MM: You joined at Satish Dhawan Space Centre (SDSC) or Sriharikota Range (SHAR) for ISRO on September 25 this year, as a Scientist and Engineer. Please elaborate on the gravity of your position.
ND: SDSC/SHAR is the gateway to the spaceport of India. In this centre, the primary aim is to launch the rocket and contribute in the related fields. I have been allotted instrumentation department here, which provides the facility for measurements of various environmental parameters. Beyond this, I am unable to provide information due to the discretion associated with the type of work at this organisation.
MM: ISRO successfully placed GSAT-29 communication satellite on its heavy launch vehicle GSLV- MK3 D2 on its second developmental flight for the first time during your tenure. Please share your experiences of being a part of this successful endeavour.
ND: GSLV- MK3 D2 was certainly a successful developmental flight after which it was cleared for mission mode flight. Next payload on MK3-M1 will be Chandrayan-2 which is scheduled in the next month. It always feels proud when people all over the world praise ISRO and I realise that I work here. Every employee at ISRO contributes in a way to the success of a mission. It is a feel-good moment for me to be able to contribute to it.
MM: Adding another feather to your cap, you secured the 78th rank in the UPSC ESE (IES) Exams. What in your opinion is the right time to start preparing for such a competitive and difficult examination? What should be one's approach to the multiple steps of exams in order to crack ESE?
ND: The preparation for ESE Exams should be started one year prior to prelims as the course content is extremely vast with 25 subjects including 10 non-technical subjects. After an objective section, we also have subjective and personal interview sections. Each stage has a different approach to preparation. Going through the previous question paper will help you to understand and prepare in a better way. I prepared each section of it strategically and was able to crack it within a very short span of six months, which once seemed impossible to me.
MM: India’s steady successes in the realm of launching satellites and building reliable launch vehicles is the result of a generation of engineers. Taking you several years down the lane, how do you see yourself in this Indian space research wing? What is your take on ISRO going shoulder to shoulder and even bettering some of the premier space agencies around the globe in its recent pursuits?
ND: Out of interest I have studied some major failures of different space organisations. When I realise the reason and observe the process and the procedure, I find the very reason that ISRO has a high success rate is quality principles that it follows.
ISRO has a zero-defect policy. However small work it may be, there will always be a procedure for carrying it out and there will always be people to ensure that it is carried out in the exact same way. There are a lot of ambitious plans for the future, and I believe ISRO can achieve grandeur levels of success in all its endeavours.
MM: The Prime Minister during his Independence Day address had announced `Gaganyaan — India's maiden human spaceflight programme'. This is the most ambitious space programme undertaken by ISRO till date that plans to send the first Indian into space by 2022. How do you envisage ISRO to play a turning point in using space technology and its application to various national tasks?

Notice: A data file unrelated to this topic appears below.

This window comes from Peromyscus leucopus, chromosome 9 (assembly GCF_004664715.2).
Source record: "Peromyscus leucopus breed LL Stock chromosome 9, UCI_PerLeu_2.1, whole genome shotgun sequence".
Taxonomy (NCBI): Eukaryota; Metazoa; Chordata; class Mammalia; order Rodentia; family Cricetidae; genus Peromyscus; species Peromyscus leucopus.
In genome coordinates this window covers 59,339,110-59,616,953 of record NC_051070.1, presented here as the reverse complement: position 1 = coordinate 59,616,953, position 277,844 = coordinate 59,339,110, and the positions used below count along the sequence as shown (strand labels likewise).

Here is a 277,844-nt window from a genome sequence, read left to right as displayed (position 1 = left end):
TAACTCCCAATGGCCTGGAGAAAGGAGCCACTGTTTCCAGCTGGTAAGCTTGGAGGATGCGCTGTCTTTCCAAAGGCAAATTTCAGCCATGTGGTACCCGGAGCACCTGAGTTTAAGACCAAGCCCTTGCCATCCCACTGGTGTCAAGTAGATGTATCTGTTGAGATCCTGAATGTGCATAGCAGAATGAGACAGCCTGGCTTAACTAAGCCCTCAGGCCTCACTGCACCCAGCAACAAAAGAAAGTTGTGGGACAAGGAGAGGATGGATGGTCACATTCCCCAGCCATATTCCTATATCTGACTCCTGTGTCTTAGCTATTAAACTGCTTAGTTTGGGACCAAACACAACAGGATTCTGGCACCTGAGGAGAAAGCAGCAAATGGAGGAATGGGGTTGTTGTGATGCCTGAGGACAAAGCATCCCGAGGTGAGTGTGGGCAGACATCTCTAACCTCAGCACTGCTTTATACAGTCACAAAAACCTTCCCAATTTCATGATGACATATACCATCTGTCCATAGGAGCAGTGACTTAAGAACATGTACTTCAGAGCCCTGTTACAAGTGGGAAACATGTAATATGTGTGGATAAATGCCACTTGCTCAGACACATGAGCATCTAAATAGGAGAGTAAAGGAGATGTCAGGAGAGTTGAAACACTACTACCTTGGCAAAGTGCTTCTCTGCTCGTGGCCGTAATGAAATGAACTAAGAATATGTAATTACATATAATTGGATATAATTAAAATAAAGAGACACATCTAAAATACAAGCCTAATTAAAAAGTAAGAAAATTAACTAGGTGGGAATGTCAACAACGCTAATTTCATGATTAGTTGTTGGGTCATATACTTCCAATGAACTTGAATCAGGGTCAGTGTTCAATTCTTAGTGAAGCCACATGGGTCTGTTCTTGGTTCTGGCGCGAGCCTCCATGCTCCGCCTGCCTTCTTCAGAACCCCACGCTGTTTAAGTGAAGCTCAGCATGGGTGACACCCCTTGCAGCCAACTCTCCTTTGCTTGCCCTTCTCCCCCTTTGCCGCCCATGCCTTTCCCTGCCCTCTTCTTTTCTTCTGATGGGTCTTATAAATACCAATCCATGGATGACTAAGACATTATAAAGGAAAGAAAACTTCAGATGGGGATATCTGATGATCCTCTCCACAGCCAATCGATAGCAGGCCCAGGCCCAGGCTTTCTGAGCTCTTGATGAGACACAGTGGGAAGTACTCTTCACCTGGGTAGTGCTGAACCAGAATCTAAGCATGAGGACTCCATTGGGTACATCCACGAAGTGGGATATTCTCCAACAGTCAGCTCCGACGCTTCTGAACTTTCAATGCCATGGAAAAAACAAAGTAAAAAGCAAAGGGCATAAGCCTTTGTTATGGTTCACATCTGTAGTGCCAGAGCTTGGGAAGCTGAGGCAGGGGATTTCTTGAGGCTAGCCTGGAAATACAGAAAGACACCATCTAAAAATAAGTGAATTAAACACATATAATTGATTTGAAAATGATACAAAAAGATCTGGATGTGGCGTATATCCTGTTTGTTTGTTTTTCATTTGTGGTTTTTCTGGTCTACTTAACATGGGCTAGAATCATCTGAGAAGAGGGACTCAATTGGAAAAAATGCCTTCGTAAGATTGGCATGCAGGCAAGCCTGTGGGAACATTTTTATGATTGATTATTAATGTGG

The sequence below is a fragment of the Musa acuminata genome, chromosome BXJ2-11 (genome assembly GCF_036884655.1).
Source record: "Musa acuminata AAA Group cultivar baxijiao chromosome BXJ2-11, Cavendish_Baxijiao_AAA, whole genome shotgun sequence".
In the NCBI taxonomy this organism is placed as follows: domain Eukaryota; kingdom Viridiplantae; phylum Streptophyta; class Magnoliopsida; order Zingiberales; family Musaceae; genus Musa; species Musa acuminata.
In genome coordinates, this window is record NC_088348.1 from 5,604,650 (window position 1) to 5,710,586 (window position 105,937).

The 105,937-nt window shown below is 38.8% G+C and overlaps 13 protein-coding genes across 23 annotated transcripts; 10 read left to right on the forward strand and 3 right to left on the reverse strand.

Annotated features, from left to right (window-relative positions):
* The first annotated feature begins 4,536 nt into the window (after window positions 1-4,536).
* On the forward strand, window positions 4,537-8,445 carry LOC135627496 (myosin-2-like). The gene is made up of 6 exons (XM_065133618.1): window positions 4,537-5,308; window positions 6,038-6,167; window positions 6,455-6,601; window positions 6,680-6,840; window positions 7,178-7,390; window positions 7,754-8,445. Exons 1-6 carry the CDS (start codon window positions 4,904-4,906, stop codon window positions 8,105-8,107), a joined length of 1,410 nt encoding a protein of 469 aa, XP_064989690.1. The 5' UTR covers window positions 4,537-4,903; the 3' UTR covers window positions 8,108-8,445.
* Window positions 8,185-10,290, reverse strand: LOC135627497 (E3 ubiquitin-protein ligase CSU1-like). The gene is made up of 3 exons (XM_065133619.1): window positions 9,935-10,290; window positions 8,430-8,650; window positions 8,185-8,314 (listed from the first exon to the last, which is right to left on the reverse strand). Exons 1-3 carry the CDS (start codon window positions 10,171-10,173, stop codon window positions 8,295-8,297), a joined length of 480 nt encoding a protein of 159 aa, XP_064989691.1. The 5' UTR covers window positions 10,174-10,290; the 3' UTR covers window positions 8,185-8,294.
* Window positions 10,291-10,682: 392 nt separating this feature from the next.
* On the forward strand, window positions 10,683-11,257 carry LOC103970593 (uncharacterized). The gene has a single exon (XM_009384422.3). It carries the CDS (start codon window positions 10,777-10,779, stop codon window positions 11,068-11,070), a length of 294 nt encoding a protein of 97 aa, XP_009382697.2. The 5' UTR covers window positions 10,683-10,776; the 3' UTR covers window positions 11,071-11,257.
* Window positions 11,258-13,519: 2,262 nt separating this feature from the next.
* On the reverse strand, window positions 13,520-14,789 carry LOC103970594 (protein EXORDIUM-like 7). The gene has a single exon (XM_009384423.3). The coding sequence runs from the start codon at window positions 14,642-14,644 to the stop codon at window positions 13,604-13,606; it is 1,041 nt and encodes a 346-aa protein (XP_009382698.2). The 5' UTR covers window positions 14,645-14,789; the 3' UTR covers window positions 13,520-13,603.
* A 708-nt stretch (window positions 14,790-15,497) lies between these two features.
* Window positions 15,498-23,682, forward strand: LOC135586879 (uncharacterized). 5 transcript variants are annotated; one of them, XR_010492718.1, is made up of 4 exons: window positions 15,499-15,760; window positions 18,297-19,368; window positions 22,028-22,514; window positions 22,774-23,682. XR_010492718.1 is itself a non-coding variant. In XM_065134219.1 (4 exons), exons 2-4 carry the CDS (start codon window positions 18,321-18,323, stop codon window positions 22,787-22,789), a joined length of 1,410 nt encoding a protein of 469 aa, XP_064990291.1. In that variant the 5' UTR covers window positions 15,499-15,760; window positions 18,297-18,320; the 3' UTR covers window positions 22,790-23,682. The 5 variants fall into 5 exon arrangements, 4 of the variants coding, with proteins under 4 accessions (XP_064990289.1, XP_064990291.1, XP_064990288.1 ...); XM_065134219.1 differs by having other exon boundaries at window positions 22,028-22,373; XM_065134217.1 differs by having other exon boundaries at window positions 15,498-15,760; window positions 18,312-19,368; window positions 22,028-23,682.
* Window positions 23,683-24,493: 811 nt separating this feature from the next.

ND: India's human space programme will start from the Gaganyaan mission. It will be a milestone along the way of success. ISRO is working in numerous domains ranging from Communications to Remote Sensing, VSAT, Mobile Telephony, Surveillance, Defence, guiding aeroplanes, Aviation, Navigation, Disaster Management, studying environmental parameters, forest cover, geology and many more. Also, it is likely to improve and expand even more in the coming days.
MM: How do you handle the pressure and disappointments? Any hobbies that you indulge in during your free time?
ND: As a normal human being, even I get a little disturbed when it comes to pressure and disappointments, but when I realise that it's a part of life, I accept it. I do not get pressurised because of studies. I have cultivated various hobbies which follow a cyclic order like robotics, playing table tennis and chess, watching series, reading books, updating myself with the latest news and technology, etc.
MM: What do you think of the alumni outreach of an institute of national importance like ours? And how can the alumni interactions be improved?
ND: In my view, the alumni outreach of our institute is not adequately good to the degree it should be because I could remember I hardly interacted with any alumnus apart from a few known seniors. However, alumni outreach can be a great source of guidance and inspiration for many people which can help the students understand what is going on in the outside world.
It will be better if we have a database of all the alumni and that information should be made public so that anyone can view and interact with them through a specified channel for guidance and all other things. Alumni are always ready to connect to the alma mater. The only thing is that the channel should be initiated by the current student bodies with the help of the Institute for once, and as a chain reaction it would go on.
MM: What advice would you like to give to the current aspiring generation of engineers/scientists?
Engineering is a discipline, in fact, it is the only discipline which gives the students the opportunity to follow their passion, exercise their interests and do what they love. I would simply suggest the current generation of engineers to find where they fit the best, and pursue it that which would ultimately lead to success and satisfaction.